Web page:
Digitally Enabled Social Change
Activism in the Internet Age
- Honorable Mention, 2013 American Sociological Association Section on Communication and Information Technologies (CITASA) Book Award.
272 pp., 6 x 9 in, 7 figures, 13 tables
- Published: August 16, 2013
- Published: March 4, 2011
An investigation into how specific Web technologies can change the dynamics of organizing and participating in political and social protest.
Much attention has been paid in recent years to the emergence of “Internet activism,” but scholars and pundits disagree about whether online political activity is different in kind from more traditional forms of activism. Does the global reach and blazing speed of the Internet affect the essential character or dynamics of online political protest? In Digitally Enabled Social Change, Jennifer Earl and Katrina Kimport examine key characteristics of web activism and investigate their impacts on organizing and participation.
Earl and Kimport argue that the web offers two key affordances relevant to activism: sharply reduced costs for creating, organizing, and participating in protest; and the decreased need for activists to be physically together in order to act together. Drawing on evidence from samples of online petitions, boycotts, and letter-writing and e-mailing campaigns, Earl and Kimport show that the more these affordances are leveraged, the more transformative the changes to organizing and participating in protest.
A provocative look at how e-activism is changing the nature of contentious politics. Social movement scholars may want to rethink some of their assumptions.
W. Lance Bennett, Ruddick C. Lawrence Professor of Communication and Professor of Political Science, University of Washington, and Director, Center for Communication & Civic Engagement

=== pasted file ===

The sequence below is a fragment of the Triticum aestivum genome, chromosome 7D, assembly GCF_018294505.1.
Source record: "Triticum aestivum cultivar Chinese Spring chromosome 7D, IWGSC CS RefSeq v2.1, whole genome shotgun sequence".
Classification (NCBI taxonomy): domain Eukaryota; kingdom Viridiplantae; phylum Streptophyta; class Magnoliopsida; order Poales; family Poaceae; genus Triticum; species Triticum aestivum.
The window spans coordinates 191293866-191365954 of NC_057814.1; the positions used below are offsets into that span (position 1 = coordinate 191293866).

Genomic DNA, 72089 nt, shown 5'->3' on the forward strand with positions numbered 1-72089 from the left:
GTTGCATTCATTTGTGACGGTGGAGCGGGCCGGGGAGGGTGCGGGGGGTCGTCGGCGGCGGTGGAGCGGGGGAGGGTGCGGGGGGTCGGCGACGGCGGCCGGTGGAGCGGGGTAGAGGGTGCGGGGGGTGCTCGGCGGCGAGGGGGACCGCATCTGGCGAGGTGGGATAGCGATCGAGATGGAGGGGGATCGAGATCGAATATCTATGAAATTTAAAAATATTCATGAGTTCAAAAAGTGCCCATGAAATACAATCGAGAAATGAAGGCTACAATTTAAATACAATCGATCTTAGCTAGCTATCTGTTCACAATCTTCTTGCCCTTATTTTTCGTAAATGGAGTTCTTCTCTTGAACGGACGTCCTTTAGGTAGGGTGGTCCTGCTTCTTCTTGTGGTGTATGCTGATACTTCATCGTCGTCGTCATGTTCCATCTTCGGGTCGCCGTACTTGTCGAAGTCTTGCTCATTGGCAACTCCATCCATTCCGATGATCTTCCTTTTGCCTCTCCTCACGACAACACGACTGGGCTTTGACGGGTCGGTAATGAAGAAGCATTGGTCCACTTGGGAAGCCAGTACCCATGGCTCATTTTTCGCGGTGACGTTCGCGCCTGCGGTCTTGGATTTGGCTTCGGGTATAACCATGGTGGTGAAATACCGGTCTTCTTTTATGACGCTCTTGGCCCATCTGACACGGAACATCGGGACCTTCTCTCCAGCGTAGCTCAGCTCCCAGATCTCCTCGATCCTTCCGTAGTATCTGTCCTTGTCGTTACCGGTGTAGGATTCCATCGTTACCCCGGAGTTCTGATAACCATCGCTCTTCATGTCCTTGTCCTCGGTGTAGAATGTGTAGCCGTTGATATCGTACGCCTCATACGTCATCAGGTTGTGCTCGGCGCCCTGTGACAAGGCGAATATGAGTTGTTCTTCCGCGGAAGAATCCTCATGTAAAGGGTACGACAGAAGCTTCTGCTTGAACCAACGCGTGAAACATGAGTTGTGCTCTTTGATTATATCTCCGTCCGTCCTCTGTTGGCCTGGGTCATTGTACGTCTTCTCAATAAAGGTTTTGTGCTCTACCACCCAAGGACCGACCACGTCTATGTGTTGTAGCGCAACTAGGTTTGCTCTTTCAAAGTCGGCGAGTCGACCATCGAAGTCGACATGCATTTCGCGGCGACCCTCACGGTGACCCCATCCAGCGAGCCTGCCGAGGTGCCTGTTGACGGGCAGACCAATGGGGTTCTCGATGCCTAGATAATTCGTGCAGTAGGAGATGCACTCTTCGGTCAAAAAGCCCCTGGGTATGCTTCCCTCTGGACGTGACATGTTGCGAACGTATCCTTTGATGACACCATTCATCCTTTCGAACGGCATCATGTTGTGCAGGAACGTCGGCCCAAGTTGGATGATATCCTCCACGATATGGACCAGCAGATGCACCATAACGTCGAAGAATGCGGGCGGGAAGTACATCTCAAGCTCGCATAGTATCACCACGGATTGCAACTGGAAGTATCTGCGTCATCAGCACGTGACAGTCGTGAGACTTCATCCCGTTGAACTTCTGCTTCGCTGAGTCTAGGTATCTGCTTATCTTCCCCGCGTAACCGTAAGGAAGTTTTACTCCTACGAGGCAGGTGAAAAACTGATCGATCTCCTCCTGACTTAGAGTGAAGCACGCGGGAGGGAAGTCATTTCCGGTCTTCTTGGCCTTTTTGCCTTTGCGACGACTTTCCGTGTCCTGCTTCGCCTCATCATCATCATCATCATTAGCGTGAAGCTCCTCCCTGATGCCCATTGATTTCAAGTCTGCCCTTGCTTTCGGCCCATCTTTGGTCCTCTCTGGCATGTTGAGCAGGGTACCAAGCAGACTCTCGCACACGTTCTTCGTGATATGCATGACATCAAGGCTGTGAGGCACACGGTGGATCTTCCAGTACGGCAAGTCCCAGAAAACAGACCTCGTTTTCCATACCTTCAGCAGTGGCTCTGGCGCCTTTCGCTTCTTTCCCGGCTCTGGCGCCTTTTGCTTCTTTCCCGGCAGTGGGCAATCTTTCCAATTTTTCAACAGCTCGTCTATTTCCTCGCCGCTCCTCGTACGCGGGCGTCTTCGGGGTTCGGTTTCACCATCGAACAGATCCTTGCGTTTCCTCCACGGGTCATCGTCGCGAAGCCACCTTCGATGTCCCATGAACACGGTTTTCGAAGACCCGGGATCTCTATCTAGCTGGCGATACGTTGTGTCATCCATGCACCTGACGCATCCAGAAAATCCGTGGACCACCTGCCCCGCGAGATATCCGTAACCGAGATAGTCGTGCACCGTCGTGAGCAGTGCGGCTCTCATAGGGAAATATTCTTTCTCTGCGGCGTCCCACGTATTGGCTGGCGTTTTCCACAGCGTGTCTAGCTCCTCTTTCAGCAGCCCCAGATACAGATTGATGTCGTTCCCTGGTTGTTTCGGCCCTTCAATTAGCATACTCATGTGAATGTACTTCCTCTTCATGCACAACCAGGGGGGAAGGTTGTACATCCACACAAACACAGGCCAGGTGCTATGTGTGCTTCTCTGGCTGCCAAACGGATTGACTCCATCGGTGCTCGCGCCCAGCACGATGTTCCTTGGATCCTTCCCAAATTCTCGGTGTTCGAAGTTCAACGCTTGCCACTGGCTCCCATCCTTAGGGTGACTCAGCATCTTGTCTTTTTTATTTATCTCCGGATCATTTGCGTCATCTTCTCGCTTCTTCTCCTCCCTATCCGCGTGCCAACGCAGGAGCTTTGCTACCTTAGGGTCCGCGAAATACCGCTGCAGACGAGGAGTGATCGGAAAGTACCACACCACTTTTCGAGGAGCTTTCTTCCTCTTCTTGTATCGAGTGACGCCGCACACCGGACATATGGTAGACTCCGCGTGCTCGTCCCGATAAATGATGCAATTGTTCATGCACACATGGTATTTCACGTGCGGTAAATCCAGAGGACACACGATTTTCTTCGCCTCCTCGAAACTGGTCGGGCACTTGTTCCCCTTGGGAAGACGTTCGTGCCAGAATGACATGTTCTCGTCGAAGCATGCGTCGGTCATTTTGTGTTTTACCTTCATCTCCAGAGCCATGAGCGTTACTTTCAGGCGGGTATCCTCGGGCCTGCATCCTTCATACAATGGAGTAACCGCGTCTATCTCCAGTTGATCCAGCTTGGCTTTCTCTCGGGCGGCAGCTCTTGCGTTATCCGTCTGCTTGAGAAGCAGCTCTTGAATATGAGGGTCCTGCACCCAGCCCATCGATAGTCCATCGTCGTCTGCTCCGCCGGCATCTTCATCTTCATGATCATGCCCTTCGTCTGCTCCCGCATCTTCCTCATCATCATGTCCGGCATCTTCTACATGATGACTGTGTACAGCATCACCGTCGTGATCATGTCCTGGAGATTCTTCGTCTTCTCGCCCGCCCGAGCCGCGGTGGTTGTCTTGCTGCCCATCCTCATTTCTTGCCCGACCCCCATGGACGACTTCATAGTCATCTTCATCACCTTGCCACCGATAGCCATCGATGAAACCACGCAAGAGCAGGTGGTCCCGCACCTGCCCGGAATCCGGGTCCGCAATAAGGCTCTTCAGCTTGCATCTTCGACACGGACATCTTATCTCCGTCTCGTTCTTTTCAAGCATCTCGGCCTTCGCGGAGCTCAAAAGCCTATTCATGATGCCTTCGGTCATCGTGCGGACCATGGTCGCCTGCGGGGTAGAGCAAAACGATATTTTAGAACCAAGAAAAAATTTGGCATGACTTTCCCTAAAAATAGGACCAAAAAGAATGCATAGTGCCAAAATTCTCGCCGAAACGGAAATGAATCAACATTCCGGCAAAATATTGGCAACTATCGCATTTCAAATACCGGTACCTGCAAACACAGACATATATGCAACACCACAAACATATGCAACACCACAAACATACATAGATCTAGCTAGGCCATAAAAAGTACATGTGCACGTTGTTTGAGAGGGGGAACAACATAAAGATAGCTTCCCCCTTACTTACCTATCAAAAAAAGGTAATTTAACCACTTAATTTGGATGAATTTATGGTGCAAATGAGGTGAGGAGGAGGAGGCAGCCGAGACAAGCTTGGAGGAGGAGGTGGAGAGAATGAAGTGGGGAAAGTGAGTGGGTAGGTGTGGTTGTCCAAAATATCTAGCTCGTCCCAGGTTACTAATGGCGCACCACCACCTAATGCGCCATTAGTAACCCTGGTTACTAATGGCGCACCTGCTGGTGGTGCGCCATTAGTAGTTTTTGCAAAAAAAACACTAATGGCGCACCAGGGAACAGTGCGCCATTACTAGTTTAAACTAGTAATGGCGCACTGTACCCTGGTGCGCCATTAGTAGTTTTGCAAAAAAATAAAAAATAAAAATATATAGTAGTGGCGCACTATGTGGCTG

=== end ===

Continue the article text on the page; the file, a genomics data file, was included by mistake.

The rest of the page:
Earl and Kimport deliver a compelling and layered argument that dissects how and when activists' uses of the Web profoundly alter the fields of power that organize social movements (and, just as importantly, when the Web doesn't matter all that much). If you want to know how Web-based mobilizations, movements, and tactics have irrevocably redefined activism, read this book! It is critical reading for digital media scholars but also a must-read for anyone who cares about grassroots organizing and social change.
Mary L. Gray, Department of Communication and Culture, Indiana University
Even as e-tactics have proliferated and commentators have advanced hyperbolic claims for the effectiveness of cyber activism, systematic studies of this brave new world have lagged behind. No more. With their groundbreaking study of 'digitally enabled social change,' Earl and Kimport have gone a long way toward filling the void. Must-reading for anyone who hopes to understand online and offline activism in the age of the Internet.
Doug McAdam, Professor of Sociology, Stanford University
Jennifer Earl and Katrina Kimport convincingly apply the classical concerns of social movement theory to mobilization in today's media environment. They reveal that many of the roles that were once the unique domain of social movement organizations are now melting away in the era of Web-enabled collective—and individual—action. This book has wide-ranging significance for the study of sociology, politics, and communication.
Andrew Chadwick, Professor of Political Science and Codirector of the New Political Communication Unit, Royal Holloway, University of London